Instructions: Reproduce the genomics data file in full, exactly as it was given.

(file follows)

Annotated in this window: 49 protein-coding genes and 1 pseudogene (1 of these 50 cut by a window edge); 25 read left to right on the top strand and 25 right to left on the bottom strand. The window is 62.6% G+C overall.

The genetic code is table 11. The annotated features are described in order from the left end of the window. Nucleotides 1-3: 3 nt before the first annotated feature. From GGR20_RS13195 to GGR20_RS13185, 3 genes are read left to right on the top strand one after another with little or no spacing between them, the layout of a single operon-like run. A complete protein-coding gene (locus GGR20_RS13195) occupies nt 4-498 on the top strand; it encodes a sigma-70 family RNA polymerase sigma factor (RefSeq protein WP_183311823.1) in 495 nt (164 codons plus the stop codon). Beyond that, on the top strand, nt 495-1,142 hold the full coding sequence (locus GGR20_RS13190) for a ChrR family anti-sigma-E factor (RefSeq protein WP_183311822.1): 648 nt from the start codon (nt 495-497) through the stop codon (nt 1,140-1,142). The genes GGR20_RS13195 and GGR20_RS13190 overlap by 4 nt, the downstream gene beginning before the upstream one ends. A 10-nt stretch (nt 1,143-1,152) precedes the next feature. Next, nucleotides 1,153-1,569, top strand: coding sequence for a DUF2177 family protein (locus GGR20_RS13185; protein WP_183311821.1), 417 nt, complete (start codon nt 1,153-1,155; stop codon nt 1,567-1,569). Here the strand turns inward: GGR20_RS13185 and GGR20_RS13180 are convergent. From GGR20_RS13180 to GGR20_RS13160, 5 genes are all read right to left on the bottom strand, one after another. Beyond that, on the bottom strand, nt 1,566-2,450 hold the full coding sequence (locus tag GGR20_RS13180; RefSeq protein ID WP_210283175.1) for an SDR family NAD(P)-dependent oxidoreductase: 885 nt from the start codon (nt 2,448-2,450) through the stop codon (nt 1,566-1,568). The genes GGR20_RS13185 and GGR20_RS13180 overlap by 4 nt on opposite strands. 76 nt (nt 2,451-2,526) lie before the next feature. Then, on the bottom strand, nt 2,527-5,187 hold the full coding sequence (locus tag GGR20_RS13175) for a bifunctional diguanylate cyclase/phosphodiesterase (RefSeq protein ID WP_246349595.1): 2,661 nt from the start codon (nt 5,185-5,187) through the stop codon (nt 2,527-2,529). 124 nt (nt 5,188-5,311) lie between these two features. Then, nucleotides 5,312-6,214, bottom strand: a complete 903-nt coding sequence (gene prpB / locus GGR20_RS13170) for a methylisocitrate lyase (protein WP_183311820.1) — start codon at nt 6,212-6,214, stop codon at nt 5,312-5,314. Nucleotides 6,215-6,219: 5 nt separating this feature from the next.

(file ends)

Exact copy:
Annotated in this window: 49 protein-coding genes and 1 pseudogene (1 of these 50 cut by a window edge); 25 read left to right on the top strand and 25 right to left on the bottom strand. The window is 62.6% G+C overall.

The genetic code is table 11. The annotated features are described in order from the left end of the window. Nucleotides 1-3: 3 nt before the first annotated feature. From GGR20_RS13195 to GGR20_RS13185, 3 genes are read left to right on the top strand one after another with little or no spacing between them, the layout of a single operon-like run. A complete protein-coding gene (locus GGR20_RS13195) occupies nt 4-498 on the top strand; it encodes a sigma-70 family RNA polymerase sigma factor (RefSeq protein WP_183311823.1) in 495 nt (164 codons plus the stop codon). Beyond that, on the top strand, nt 495-1,142 hold the full coding sequence (locus GGR20_RS13190) for a ChrR family anti-sigma-E factor (RefSeq protein WP_183311822.1): 648 nt from the start codon (nt 495-497) through the stop codon (nt 1,140-1,142). The genes GGR20_RS13195 and GGR20_RS13190 overlap by 4 nt, the downstream gene beginning before the upstream one ends. A 10-nt stretch (nt 1,143-1,152) precedes the next feature. Next, nucleotides 1,153-1,569, top strand: coding sequence for a DUF2177 family protein (locus GGR20_RS13185; protein WP_183311821.1), 417 nt, complete (start codon nt 1,153-1,155; stop codon nt 1,567-1,569). Here the strand turns inward: GGR20_RS13185 and GGR20_RS13180 are convergent. From GGR20_RS13180 to GGR20_RS13160, 5 genes are all read right to left on the bottom strand, one after another. Beyond that, on the bottom strand, nt 1,566-2,450 hold the full coding sequence (locus tag GGR20_RS13180; RefSeq protein ID WP_210283175.1) for an SDR family NAD(P)-dependent oxidoreductase: 885 nt from the start codon (nt 2,448-2,450) through the stop codon (nt 1,566-1,568). The genes GGR20_RS13185 and GGR20_RS13180 overlap by 4 nt on opposite strands. 76 nt (nt 2,451-2,526) lie before the next feature. Then, on the bottom strand, nt 2,527-5,187 hold the full coding sequence (locus tag GGR20_RS13175) for a bifunctional diguanylate cyclase/phosphodiesterase (RefSeq protein ID WP_246349595.1): 2,661 nt from the start codon (nt 5,185-5,187) through the stop codon (nt 2,527-2,529). 124 nt (nt 5,188-5,311) lie between these two features. Then, nucleotides 5,312-6,214, bottom strand: a complete 903-nt coding sequence (gene prpB / locus GGR20_RS13170) for a methylisocitrate lyase (protein WP_183311820.1) — start codon at nt 6,212-6,214, stop codon at nt 5,312-5,314. Nucleotides 6,215-6,219: 5 nt separating this feature from the next.